Value(s) of Records

My last post focused on the definition of administrative value.  However, the records we create as government employees have other sorts of value as well. As I mentioned before, we analysts set retention periods for these records based on these different values.  Let’s now look at each of the remaining values and their associated records.

Records with fiscal value are those that fulfill and document financial authorizations, obligations, and transactions. They are often subject to audit and therefore must be kept for the time period that an audit can be initiated.  We have inserted language into the schedule to remind you not to destroy certain records subject to an audit, but we cannot catch them all, so you should be aware of what records you are responsible for that may be subject to audits and keep them accordingly. If you know that your office, for example, has to assist the Office of the State Auditor in examining grant audits, or something along those lines, let us know.  And if you believe that it is possible that an audit may take place in the future, do not destroy any records, even if your records schedule says that you may. Once audits have been resolved, fiscal records often lose their value rapidly.

Much like fiscal records, records with legal value can often be subject to official actions such as subpoenas, investigations or lawsuits.  Records with legal value contain evidence of a legally enforceable right or obligation of government. They must be made available if they are requested for litigation, meaning they cannot be destroyed once requested even if the records have met their scheduled retention period (think Enron).  In the Records Retention and Disposition Schedule, we use the same language that is used for records that can be audited to ensure legal records are preserved. Job applications comprise a common example of records that would fall into this category.  Applications for people not hired are scheduled to be destroyed in office after 3 years, unless there is a discrimination charge pending against those records.  If a charge has been filed, the records must be kept at least until the charge is finally resolved.  If you have concerns about some of your records, be sure to bring that up with a records analyst.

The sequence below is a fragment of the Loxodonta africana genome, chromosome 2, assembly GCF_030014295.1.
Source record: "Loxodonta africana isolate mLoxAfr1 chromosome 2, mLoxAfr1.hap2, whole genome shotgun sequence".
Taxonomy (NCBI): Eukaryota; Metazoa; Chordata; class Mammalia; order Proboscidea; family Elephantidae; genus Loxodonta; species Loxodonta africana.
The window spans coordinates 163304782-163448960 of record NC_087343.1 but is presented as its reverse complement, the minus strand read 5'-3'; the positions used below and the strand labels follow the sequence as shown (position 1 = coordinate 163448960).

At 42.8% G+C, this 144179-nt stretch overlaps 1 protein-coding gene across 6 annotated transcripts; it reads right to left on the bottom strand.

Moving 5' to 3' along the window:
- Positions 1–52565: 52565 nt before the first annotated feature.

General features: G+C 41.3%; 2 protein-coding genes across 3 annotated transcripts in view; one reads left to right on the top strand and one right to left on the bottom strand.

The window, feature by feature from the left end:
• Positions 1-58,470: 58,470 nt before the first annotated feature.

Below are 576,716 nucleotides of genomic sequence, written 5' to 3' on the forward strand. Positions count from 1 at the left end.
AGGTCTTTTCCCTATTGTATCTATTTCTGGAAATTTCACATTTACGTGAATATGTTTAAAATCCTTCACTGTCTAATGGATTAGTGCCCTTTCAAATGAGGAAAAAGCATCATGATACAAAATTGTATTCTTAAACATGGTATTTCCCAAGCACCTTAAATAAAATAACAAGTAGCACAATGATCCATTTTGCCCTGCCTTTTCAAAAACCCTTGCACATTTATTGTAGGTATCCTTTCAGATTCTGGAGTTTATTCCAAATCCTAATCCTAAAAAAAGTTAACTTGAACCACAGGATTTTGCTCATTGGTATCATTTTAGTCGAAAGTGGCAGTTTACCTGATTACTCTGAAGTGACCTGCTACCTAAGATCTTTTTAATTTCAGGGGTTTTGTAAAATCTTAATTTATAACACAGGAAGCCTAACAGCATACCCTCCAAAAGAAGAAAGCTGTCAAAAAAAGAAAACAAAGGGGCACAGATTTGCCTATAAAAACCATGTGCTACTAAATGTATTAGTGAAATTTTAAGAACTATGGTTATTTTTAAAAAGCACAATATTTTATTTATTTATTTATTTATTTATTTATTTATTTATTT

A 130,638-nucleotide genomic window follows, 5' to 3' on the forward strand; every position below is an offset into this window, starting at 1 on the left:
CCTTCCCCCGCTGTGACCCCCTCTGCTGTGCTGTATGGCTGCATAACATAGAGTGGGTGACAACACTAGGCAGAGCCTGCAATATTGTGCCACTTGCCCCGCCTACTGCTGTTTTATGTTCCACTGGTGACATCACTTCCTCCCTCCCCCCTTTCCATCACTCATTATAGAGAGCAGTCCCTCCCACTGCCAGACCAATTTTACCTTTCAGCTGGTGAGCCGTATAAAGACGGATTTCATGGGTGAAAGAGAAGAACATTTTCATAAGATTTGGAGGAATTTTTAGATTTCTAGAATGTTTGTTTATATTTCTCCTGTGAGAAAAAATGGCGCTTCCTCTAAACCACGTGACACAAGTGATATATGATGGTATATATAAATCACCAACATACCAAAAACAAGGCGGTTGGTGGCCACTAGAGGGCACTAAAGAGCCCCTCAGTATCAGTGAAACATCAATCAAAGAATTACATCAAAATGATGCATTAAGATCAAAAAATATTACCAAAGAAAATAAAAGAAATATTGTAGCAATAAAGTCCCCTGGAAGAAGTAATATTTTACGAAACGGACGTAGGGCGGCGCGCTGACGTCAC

Some records have enduring value, even beyond what you might be able to see.  The deeds of land and minutes to county boards all have research value because they can show us the history of a piece of land or the history of a county. Some records document significant historical events such as the bill of rights that was recently returned to the State of North Carolina and is now in the custody of the Department of Cultural Resources. They may also document either directly or indirectly family histories.  Some records evidence significant actions of government such as key correspondence or policy directives from your administration.  You can also think of records with historical value as those you would want to have on hand to write a history of your office or for an exhibit celebrating your department’s 100th anniversary.

Part of our responsibility is to try to ensure that these and other parts of the historical record of this state are preserved. In the Records Retention and Disposition Schedule we have indicated those records that are permanent.  For records that your agency wishes to retain in office indefinitely because they are needed for reference on an ongoing basis, we are available to help you preserve and ensure the longevity of those records. Government Records provides security microfilming of meeting minutes for any governing board, which will be the topic of a future blog entry.

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  1. Pingback: Life Cycle of a Record | The G.S. 132 Files

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